As the Senate prepares to question Judge Neil Gorsuch for possible appointment to the Supreme Court, my former colleague Eric Posner asks: “Is Gorsuch a Hamburgerian?” Posner thereby attempts to set up Gorsuch by associating him with . . . not really me, nor my scholarship, but a boogeyman of Posner’s imagination.
The version of my scholarship Posner presents to the world is almost unrecognizable: “Hamburger is anti-elite”; “Hamburger is anti-foreigner”; “Hamburger is anti-executive.” These views bear no resemblance to my scholarship or my personal opinions, and it therefore is necessary to state my views as they really are.
There is nothing “anti-elite” in explaining the U.S. Constitution’s representative form of government and its guarantees of rights. Nor is there anything anti-elite in studying the role of class in the development of administrative power.
My scholarship (past and forthcoming) argues that administrative power undermines equal voting rights by shifting much lawmaking power out of Congress into the hands of unelected administrators. My work shows, moreover, that this shift occurred when the knowledge class regretted the boisterous sort of politics that came with equal voting rights. Woodrow Wilson candidly explained that “the reformer is bewildered” by the need to persuade “a voting majority of several million heads”—especially when the reformer needed to influence “the mind, not of Americans of the older stocks only, but also of Irishmen, of Germans, of Negroes.” One could go on at length with such quotes, and certainly administrative power has been dominated by whites of a certain class, but the point is not narrowly about racism. Instead, it is about how a class that expected deference to its knowledge was disappointed with the results of equal suffrage in a diverse society. It therefore welcomed a transfer of lawmaking power out of the elected legislature and into the hands of the right sort of people.
The argument, in other words, is not against an elite, but against the administrative dilution of representative government and equal voting rights. There will always be elites, and this is part of the valuable differentiation that can occur within a free society. Rather than oppose such differentiation, my scholarship suggests that all Americans, even elites, should confine themselves to working through the Constitution’s representative framework of government.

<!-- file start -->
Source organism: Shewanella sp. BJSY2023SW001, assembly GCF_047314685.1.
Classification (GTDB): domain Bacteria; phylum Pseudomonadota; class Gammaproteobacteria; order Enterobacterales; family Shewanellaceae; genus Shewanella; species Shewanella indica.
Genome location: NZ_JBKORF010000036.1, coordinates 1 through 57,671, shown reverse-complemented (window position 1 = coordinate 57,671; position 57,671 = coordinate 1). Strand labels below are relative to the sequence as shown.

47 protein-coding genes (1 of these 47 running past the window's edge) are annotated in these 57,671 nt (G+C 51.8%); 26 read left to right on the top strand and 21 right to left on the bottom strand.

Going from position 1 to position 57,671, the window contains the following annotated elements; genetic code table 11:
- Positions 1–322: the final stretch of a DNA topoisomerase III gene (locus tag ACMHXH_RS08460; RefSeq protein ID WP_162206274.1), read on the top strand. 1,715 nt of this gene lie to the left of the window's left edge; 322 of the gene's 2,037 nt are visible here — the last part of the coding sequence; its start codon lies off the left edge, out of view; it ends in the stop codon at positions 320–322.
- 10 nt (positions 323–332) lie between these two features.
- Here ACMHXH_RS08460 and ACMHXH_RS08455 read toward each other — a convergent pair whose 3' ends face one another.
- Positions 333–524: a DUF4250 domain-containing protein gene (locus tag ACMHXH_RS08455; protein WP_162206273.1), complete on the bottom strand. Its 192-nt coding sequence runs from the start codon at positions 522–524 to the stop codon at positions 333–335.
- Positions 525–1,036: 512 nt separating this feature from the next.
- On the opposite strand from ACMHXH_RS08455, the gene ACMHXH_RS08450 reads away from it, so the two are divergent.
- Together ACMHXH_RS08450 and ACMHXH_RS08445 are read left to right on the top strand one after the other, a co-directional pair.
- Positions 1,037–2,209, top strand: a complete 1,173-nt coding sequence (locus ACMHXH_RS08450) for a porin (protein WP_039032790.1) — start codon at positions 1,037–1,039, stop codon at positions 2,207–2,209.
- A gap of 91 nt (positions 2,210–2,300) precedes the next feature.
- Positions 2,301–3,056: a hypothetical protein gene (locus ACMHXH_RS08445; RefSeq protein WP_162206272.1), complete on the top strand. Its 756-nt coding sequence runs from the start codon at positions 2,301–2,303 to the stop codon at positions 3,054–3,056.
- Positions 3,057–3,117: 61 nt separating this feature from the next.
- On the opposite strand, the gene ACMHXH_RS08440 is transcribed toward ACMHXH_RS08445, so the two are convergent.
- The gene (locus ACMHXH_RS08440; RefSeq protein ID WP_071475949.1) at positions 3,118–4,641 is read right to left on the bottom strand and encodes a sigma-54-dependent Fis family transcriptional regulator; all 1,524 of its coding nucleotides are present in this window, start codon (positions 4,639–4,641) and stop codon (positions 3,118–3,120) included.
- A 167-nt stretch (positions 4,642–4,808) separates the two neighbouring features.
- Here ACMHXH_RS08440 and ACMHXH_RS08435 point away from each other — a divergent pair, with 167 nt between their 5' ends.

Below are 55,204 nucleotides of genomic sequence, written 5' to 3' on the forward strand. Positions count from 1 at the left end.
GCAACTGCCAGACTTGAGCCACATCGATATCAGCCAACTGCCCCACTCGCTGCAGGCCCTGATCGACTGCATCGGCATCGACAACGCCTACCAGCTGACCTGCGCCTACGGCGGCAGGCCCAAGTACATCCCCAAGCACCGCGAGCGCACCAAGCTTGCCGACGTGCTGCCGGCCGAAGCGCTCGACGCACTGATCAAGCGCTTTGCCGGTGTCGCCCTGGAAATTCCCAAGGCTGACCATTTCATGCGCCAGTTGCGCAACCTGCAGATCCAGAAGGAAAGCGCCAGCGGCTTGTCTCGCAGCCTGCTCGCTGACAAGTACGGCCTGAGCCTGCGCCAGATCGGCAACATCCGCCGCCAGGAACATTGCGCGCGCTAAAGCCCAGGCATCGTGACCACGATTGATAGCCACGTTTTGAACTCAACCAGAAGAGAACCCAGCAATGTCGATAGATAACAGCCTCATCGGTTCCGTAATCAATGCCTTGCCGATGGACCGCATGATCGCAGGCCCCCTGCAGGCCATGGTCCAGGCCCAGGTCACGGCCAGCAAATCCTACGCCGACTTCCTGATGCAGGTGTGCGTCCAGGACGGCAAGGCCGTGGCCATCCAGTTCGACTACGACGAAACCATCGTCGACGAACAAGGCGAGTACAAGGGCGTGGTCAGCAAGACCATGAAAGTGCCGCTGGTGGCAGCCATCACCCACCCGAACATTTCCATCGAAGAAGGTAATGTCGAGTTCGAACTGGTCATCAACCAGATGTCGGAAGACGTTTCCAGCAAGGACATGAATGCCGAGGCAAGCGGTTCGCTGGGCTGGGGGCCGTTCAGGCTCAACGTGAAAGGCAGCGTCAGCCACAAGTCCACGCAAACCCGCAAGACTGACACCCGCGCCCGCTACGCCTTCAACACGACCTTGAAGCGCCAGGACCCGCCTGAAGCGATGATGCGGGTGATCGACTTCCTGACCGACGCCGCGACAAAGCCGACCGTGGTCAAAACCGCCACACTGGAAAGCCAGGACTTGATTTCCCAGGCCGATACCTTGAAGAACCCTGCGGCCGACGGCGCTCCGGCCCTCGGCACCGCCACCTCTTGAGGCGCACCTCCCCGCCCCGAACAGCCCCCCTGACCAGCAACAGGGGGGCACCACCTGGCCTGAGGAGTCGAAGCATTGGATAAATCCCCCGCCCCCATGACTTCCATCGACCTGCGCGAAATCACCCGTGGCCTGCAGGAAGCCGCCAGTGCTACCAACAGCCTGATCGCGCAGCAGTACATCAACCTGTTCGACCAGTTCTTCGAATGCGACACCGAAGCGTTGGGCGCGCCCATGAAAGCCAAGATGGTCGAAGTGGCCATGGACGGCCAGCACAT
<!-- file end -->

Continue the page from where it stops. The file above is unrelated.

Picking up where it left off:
The arguments in my administrative law book are not “anti-foreigner” (or anti-anyone). The book observes how absolute power, in administrative form, was imported into the United States from the Continent, especially from Prussia. As explained in the book, the point is not about foreigners, but about a dangerous type of power. Nonetheless, on the basis of my argument about the reception of administrative power from Germany, Posner reaches the astonishing conclusion that “Hamburger is anti-foreigner.”
In fact, much of my work (past and forthcoming) argues forcefully against nativism and allied sentiments. Perhaps this reflects the fact that I was not born in this country. But my open attitude about immigrants is not merely personal. More seriously, it reflects my views on the sorts of differentiation, including ethnic differentiation, that have long been among America’s strengths.
My scholarship is not “anti-executive,” but anti-administrative. Under the Constitution, executive and administrative power are different, and my argument against administrative power is not against executive power—unless by “executive power” one means unconstitutional power exercised by the executive.
In the end, Posner is surely attacking someone’s arguments. But those arguments are not mine.